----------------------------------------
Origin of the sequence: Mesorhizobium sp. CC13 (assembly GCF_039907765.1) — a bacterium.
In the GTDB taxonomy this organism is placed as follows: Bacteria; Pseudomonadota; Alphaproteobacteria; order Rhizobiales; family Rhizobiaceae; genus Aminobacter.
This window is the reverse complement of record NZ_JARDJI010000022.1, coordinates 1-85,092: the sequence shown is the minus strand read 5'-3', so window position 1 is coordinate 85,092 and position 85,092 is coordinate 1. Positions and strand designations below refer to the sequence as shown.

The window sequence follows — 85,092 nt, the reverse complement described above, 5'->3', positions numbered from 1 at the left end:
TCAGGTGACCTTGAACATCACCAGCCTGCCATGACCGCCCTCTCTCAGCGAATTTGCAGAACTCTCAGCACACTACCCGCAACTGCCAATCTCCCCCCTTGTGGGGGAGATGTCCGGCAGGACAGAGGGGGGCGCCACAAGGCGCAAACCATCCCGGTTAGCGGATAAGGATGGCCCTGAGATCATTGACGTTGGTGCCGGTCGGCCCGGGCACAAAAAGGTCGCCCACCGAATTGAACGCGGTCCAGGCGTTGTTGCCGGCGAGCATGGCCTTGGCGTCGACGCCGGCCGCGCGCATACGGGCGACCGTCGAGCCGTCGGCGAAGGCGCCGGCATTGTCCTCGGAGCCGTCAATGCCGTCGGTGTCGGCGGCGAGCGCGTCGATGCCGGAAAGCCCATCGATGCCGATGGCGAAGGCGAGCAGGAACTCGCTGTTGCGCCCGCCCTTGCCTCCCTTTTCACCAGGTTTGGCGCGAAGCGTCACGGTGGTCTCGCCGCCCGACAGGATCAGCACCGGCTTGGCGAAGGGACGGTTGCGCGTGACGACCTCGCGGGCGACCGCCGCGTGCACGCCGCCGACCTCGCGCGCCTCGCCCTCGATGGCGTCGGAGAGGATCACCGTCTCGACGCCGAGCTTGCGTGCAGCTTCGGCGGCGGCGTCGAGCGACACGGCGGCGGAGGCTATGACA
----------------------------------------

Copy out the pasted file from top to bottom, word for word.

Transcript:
Origin of the sequence: Mesorhizobium sp. CC13 (assembly GCF_039907765.1) — a bacterium.
In the GTDB taxonomy this organism is placed as follows: Bacteria; Pseudomonadota; Alphaproteobacteria; order Rhizobiales; family Rhizobiaceae; genus Aminobacter.
This window is the reverse complement of record NZ_JARDJI010000022.1, coordinates 1-85,092: the sequence shown is the minus strand read 5'-3', so window position 1 is coordinate 85,092 and position 85,092 is coordinate 1. Positions and strand designations below refer to the sequence as shown.

The window sequence follows — 85,092 nt, the reverse complement described above, 5'->3', positions numbered from 1 at the left end:
TCAGGTGACCTTGAACATCACCAGCCTGCCATGACCGCCCTCTCTCAGCGAATTTGCAGAACTCTCAGCACACTACCCGCAACTGCCAATCTCCCCCCTTGTGGGGGAGATGTCCGGCAGGACAGAGGGGGGCGCCACAAGGCGCAAACCATCCCGGTTAGCGGATAAGGATGGCCCTGAGATCATTGACGTTGGTGCCGGTCGGCCCGGGCACAAAAAGGTCGCCCACCGAATTGAACGCGGTCCAGGCGTTGTTGCCGGCGAGCATGGCCTTGGCGTCGACGCCGGCCGCGCGCATACGGGCGACCGTCGAGCCGTCGGCGAAGGCGCCGGCATTGTCCTCGGAGCCGTCAATGCCGTCGGTGTCGGCGGCGAGCGCGTCGATGCCGGAAAGCCCATCGATGCCGATGGCGAAGGCGAGCAGGAACTCGCTGTTGCGCCCGCCCTTGCCTCCCTTTTCACCAGGTTTGGCGCGAAGCGTCACGGTGGTCTCGCCGCCCGACAGGATCAGCACCGGCTTGGCGAAGGGACGGTTGCGCGTGACGACCTCGCGGGCGACCGCCGCGTGCACGCCGCCGACCTCGCGCGCCTCGCCCTCGATGGCGTCGGAGAGGATCACCGTCTCGACGCCGAGCTTGCGTGCAGCTTCGGCGGCGGCGTCGAGCGACACGGCGGCGGAGGCTATGACA